FILE. 1. A bar of steel having sharp teeth on its surface, and used for abrading or smoothing hard surfaces. (The O. Eng. word is féol, and cognate forms appear in Dutch vijl, Ger. Feile, etc.; the ultimate source is usually taken to be an Indo-European root meaning to mark or scratch, and seen in the Lat. pingere, to paint.) Some uncivilized tribes polish their weapons with such things as rough stones, pieces of shark skin or fishes' teeth. The operation of filing is recorded in 1 Sam. xiii. 21; and, among other facts, the similarity of the name for the filing instrument among various European peoples points to an early practice of the art. A file differs from a rasp (which is chiefly used for working wood, horn and the like) in having its teeth cut with a chisel whose straight edge extends across its surface, while the teeth of the rasp are formed by solitary indentations of a pointed chisel. According to the form of their teeth, files may be single-cut or double-cut; the former have only one set of parallel ridges (either at right angles or at some other angle with the length); the latter (and more common) have a second set cut at an angle with the first. The double-cut file presents sharp angles to the filed surface, and is better suited for hard metals. Files are classed according to the fineness of their teeth (see Tool), and their shapes present almost endless varieties. Common forms are - the flat file, of parallelogram section, with uniform breadth and thickness, or tapering, or "bellied"; the four-square file, of square section, sometimes with one side "safe," or left smooth; and the so-called three-square file, having its cross section an equilateral triangle, the half-round file, a segment of a circle, the round or rat-tail file, a circle, which are generally tapered. The float file is like the flat, but single-cut. There are many others. Files vary in length from three-quarters of an inch (watchmakers') to 2 or 3 ft. and upwards (engineers'). The length is reckoned exclusively of the spike or tang which enters the handle. Most files are tapered; the blunt are nearly parallel, with larger section near the middle; a few are parallel. The rifflers of sculptors and a few other files are curvilinear in their central line.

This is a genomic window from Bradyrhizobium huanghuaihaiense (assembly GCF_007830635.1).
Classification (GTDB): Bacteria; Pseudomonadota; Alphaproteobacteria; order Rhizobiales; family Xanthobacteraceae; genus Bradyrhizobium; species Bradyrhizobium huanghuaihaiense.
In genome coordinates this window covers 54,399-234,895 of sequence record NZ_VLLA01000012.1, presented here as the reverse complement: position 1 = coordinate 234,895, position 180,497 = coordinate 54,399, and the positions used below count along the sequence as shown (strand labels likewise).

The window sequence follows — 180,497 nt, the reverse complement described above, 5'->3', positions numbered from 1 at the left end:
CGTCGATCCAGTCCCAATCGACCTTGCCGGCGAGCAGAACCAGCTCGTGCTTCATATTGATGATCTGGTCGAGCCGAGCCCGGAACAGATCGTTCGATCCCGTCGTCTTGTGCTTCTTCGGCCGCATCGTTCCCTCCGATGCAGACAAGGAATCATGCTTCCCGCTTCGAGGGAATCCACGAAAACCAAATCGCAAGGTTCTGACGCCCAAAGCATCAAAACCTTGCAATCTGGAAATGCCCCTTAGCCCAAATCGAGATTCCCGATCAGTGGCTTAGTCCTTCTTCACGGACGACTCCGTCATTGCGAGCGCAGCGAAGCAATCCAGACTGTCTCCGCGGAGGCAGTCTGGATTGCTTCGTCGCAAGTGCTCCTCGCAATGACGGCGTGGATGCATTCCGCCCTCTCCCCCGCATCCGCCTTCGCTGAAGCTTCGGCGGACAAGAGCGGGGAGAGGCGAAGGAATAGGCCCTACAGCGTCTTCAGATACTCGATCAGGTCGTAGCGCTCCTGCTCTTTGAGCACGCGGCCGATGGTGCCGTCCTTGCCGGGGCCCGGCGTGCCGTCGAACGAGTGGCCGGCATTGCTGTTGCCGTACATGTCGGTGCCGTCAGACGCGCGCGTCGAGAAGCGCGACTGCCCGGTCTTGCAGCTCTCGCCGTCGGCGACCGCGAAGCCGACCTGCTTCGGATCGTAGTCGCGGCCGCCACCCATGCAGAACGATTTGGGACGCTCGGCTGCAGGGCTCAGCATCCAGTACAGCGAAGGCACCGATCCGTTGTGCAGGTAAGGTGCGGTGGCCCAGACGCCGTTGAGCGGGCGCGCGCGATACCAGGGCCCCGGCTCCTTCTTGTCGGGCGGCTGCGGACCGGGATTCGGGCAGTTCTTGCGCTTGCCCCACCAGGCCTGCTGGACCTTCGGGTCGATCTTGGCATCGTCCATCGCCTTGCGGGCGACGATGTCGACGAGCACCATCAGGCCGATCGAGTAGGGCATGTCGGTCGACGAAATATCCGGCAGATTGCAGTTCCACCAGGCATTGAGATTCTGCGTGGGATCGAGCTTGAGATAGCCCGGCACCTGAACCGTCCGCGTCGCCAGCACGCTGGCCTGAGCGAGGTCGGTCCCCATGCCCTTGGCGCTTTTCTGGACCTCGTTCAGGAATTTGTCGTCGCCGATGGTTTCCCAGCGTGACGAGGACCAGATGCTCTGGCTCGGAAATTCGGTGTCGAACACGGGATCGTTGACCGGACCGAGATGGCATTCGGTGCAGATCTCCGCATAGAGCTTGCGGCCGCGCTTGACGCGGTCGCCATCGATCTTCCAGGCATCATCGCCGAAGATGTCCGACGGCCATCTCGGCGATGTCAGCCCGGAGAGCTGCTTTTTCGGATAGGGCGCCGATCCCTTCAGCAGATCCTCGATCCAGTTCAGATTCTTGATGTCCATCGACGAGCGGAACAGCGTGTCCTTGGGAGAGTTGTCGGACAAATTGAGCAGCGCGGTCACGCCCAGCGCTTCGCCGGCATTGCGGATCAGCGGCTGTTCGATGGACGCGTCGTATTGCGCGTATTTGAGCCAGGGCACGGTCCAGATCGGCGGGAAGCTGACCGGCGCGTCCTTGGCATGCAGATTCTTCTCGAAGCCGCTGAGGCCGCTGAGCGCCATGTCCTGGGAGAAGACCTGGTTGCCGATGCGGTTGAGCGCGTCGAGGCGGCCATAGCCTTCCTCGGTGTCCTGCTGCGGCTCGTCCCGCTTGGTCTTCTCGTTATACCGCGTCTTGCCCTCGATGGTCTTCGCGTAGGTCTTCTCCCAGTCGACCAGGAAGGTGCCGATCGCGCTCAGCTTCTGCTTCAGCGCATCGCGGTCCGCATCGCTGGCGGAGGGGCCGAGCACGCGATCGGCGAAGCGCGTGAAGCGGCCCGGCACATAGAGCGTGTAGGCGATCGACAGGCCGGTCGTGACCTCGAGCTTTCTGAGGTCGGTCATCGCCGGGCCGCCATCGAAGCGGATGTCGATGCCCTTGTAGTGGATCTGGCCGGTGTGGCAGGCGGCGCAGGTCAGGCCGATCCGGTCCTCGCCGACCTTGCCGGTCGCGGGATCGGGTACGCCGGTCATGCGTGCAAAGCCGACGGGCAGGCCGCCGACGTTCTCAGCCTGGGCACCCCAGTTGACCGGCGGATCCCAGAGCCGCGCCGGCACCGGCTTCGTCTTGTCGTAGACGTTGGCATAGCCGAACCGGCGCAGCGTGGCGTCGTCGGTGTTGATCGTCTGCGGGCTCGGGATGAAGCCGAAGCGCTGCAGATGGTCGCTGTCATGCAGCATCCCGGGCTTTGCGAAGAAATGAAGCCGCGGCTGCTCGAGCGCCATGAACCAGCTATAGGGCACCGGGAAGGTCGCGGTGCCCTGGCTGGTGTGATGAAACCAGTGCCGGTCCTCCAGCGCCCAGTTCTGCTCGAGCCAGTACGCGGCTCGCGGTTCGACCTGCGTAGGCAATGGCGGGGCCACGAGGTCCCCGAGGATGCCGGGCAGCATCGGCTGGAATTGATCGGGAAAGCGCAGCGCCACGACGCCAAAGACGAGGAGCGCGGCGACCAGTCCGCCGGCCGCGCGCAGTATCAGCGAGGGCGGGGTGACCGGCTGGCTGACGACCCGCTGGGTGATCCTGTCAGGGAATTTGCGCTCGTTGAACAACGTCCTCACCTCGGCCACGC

In manufacturing files, steel blanks are forged from bars which have been sheared or rolled as nearly as possible to the sections required, and after being carefully annealed are straightened, if necessary, and then rendered clean and accurate by grinding or filing. The process of cutting them used to be largely performed by hand, but machines are now widely employed. The hand-cutter, holding in his left hand a short chisel (the edge of which is wider than the width of the file), places it on the blank with an inclination from the perpendicular of 12° or 14°, and beginning near the farther end (the blank is placed with the tang or handle end towards him) strikes it sharply with a hammer. An indentation is thus made, and the steel, slightly thrown up on the side next the tang, forms a ridge. The chisel is then transferred to the uncut surface and slid away from the operator till it encounters the ridge just made; the position of the next cut being thus determined, the chisel is again struck, and so on. The workman seeks to strike the blows as uniformly as possible, and he will make 60 or 80 cuts a minute. If the file is to be single-cut, it is now ready to be hardened, but if it is to be double-cut he proceeds to make the second series or course of cuts, which are generally somewhat finer than the first. Thus the surface is covered with teeth inclined towards the point of the file. If the file is flat and is to be cut on the other side, it is turned over, and a thin plate of pewter placed below it to protect the teeth. Triangular and other files are supported in grooves in lead. In cutting round and half-round files, a straight chisel is applied as tangent to the curve. The round face of a half-round file requires eight, ten or more courses to complete it. Numerous attempts were made, even so far back as the 18th century, to invent machinery for cutting files, but little success was attained till the latter part of the 19th century. In most of the machines the idea was to arrange a metal arm and hand to hold the chisel with a hammer to strike the blow, and so to imitate the manual process as closely as possible. The general principle on which the successful forms are constructed is that the blanks, laid on a moving table, are slowly traversed forward under a rapidly reciprocating chisel or knife.